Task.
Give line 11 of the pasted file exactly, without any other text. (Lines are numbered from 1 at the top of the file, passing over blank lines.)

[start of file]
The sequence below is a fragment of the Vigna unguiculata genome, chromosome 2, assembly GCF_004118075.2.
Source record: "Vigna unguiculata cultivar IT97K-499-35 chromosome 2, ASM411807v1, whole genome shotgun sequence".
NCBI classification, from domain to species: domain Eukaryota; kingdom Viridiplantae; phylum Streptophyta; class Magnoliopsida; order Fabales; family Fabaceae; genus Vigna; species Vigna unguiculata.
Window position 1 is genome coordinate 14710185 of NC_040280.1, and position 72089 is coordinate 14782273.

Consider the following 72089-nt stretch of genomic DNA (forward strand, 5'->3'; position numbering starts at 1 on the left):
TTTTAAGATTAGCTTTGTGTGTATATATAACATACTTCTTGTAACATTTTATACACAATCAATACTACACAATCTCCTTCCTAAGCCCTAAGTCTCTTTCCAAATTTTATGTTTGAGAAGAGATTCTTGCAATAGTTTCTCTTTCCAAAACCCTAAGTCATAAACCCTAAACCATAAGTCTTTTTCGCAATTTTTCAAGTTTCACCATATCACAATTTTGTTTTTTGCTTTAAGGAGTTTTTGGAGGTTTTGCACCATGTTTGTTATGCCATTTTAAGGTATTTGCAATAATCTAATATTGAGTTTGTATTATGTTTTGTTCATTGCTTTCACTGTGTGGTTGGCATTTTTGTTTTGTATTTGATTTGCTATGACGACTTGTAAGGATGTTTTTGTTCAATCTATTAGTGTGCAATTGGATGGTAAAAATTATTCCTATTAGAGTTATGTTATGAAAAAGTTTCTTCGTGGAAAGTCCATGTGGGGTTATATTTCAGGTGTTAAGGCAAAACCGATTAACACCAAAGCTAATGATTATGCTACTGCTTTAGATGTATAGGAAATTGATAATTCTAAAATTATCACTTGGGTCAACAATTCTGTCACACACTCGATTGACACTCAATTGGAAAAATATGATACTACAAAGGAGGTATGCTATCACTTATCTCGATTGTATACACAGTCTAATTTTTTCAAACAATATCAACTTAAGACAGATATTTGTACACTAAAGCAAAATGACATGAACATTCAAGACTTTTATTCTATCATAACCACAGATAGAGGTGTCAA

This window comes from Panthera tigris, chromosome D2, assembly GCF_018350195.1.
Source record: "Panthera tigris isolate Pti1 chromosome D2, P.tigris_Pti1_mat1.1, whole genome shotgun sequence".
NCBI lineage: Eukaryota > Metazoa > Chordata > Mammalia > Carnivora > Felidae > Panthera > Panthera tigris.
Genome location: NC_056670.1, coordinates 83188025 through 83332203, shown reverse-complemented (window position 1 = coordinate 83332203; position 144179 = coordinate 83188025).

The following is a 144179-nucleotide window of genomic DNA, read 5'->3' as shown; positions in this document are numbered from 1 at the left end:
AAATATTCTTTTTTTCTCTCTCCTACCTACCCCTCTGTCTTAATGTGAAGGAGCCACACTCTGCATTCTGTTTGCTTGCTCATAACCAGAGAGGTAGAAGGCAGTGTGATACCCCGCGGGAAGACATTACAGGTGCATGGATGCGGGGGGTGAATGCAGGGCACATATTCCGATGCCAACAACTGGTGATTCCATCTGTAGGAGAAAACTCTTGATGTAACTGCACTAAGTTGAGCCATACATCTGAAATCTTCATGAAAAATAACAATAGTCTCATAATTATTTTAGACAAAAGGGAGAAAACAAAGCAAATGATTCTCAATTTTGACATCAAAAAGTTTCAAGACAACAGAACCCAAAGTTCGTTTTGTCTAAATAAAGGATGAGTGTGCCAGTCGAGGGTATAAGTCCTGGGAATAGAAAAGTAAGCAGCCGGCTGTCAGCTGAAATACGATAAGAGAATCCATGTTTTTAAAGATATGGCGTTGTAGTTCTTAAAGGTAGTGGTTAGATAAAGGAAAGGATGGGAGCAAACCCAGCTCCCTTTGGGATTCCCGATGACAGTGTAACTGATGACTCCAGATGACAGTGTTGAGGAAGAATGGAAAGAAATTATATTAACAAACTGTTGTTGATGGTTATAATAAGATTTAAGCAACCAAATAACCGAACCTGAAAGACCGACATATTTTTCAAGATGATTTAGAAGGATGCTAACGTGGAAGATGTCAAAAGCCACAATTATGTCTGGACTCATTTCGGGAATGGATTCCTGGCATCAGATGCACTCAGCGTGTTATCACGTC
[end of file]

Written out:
The following is a 144179-nucleotide window of genomic DNA, read 5'->3' as shown; positions in this document are numbered from 1 at the left end: